Wow, what a crazy past few weeks. Hope everyone is staying safe out there in regards to the COVID-19 outbreak.
I realise I broke the promise I made to myself when I first started this blog; that no matter what, I would post a net worth update every single month to keep myself honest, accountable and on track. Things have just been so crazy busy lately that unfortunately I just haven’t had the time. So here we go – a two in one net worth update covering both Jan and Feb 2020.
The last two months have been pretty decent from an income perspective – more or less the same really. Work is still busy, and the side business is continuing to do well and grow. My industry is quite stable, however it isn’t immune from the financial impacts of the COVID-19 pandemic. So I am continuing to hoard cash and am not adding any ETF/LIC units, even though they look very attractive at these current prices.
Side business / side hustle
A lot of readers have been asking me about my side hustle/small business. Unfortunately I can’t share too many details as it’s in a pretty unique and small industry, therefore I risk identifying myself if I say too much about it.
What I can give though is some advice to those that have been asking me about tips on starting a side hustle. Here’s my two cents.
The only reason I was able to start this successful side business (that is now generating significantly more revenue than my 9-5 job) was by focusing heavily on my career straight out of university. When I was in my grad role in my early 20s, I didn’t try to make some extra money by driving Uber on the weekends, building furniture on Air Tasker or trying to monetise some blog/YouTube channel/MLM scheme. I focused on my career in IT consulting, working hard to get onto some of the biggest projects for the biggest clients. When my boss asked me last minute if I could fly to Singapore tonight for a two week client engagement, my answer was “hell yeah, I’ll go home and pack now.”. When you’re young, you tend to have more energy and less commitments (e.g. significant other, kids), so you can really use that to your advantage to give yourself opportunities that you’d normally not have access to. The first time I went for an overseas work trip, I couldn’t believe some company was willing to fly me out to Singapore in business class, put me up in a 5 star $400/night hotel and pay my company $2k/day for my services to help them out on a project. I therefore gave it my 100% on every one of these client engagements. I wasn’t distracted trying to make a few extra bucks in my spare time. I used my spare time to recharge my batteries and have some fun and relaxation.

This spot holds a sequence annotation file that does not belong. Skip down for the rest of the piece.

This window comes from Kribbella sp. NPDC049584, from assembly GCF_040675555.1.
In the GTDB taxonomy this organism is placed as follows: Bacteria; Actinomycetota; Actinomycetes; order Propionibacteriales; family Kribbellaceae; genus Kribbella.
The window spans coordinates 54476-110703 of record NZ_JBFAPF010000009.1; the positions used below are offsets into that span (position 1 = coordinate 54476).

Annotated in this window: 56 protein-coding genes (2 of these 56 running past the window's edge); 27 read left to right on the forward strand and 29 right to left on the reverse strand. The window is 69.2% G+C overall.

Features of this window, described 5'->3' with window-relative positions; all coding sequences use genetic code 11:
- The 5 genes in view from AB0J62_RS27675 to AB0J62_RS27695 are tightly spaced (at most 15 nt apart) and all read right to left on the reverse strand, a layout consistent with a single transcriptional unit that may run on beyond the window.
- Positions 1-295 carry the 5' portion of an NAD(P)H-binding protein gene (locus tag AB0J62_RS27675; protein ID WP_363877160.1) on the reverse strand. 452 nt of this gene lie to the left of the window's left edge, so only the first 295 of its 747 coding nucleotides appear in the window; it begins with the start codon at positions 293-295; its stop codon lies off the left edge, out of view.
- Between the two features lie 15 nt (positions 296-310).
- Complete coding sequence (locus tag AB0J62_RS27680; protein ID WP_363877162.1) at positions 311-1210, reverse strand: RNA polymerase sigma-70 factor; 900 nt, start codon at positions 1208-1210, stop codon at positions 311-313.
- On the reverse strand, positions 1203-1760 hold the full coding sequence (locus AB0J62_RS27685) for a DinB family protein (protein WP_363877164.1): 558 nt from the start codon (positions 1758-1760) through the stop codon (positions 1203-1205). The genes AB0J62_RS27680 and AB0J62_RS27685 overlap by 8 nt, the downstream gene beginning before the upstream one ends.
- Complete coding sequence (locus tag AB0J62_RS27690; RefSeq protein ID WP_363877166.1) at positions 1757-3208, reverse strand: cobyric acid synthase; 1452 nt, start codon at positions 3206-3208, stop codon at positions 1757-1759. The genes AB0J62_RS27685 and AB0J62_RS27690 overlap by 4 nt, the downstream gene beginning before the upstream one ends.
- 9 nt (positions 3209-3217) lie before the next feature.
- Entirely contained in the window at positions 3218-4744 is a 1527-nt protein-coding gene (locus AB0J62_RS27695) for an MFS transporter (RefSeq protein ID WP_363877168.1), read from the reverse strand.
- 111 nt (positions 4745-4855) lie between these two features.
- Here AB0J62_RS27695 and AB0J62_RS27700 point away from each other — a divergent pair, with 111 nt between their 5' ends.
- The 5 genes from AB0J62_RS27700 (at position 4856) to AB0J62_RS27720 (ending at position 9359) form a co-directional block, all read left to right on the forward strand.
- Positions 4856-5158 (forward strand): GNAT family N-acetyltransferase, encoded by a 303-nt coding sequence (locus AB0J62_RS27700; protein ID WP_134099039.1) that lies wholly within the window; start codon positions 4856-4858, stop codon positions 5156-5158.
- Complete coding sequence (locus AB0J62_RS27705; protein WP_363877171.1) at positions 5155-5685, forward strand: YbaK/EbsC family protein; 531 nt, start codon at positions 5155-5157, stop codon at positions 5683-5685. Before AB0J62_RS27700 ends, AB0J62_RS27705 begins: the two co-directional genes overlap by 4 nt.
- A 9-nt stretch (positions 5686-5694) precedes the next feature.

Fast forward 7 years, and even though I have left that consulting firm and am now an independent contractor, I still have strong professional relationships with my old colleagues and clients. It is through these strong professional networks that I can increase my client base and therefore grow my business.
I’m not saying there’s anything wrong trying to make a extra few bucks on the weekend when you’re young. I’m just sharing my own personal decisions and journey that led to where I am.
Anyway, on to the regular graphs.
One change I made this month was to remove the valuation of my cryptocurrency portfolio from my net worth figure. A lot of it is “locked up” in pre-sales and there is no guarantee that the project will ever release tokens to their investors.
In reality, the portfolio is worth around $10 – $15k (probably a lot less now due to the market crash), but I’m just going to think of it as a lotto ticket. I am fine if it all goes to zero. And if the bull market ever returns, maybe I’ve been lucky and selected the right projects, and one of them does a 100x. But I’m not holding my breath on it.
Thanks for reading, see you next month! (hopefully)
2 thoughts on “Jan/Feb 2020 Net Worth $423,737/$444,532 (+$35,387/$20,795)”
Nice to see the portfolio continuing to increase in January and February, hopefully March doesn’t involve too much of a hit for you.
I agree with you on focussing on your career when you’re young, I’ve also found that my network of contacts was super helpful down the track. If you do a good job and are polite and easy to get along with people will remember that in the future.
Hi Aussie HIFIRE,
Sorry – I must’ve completely missed this comment earlier. I 100% agree with you there. Sometimes the most important thing to do in your career is simply be polite and easy to get along with. My work isn’t exactly rocket science. Anyone who’s even just a little switched on can do it. But what people remember is how you were to work with during those times. Therefore years down the track when an ex-client has a problem, hopefully they remember that not only was Turbofire able to fix it, but he was a pleasure to work with while doing so.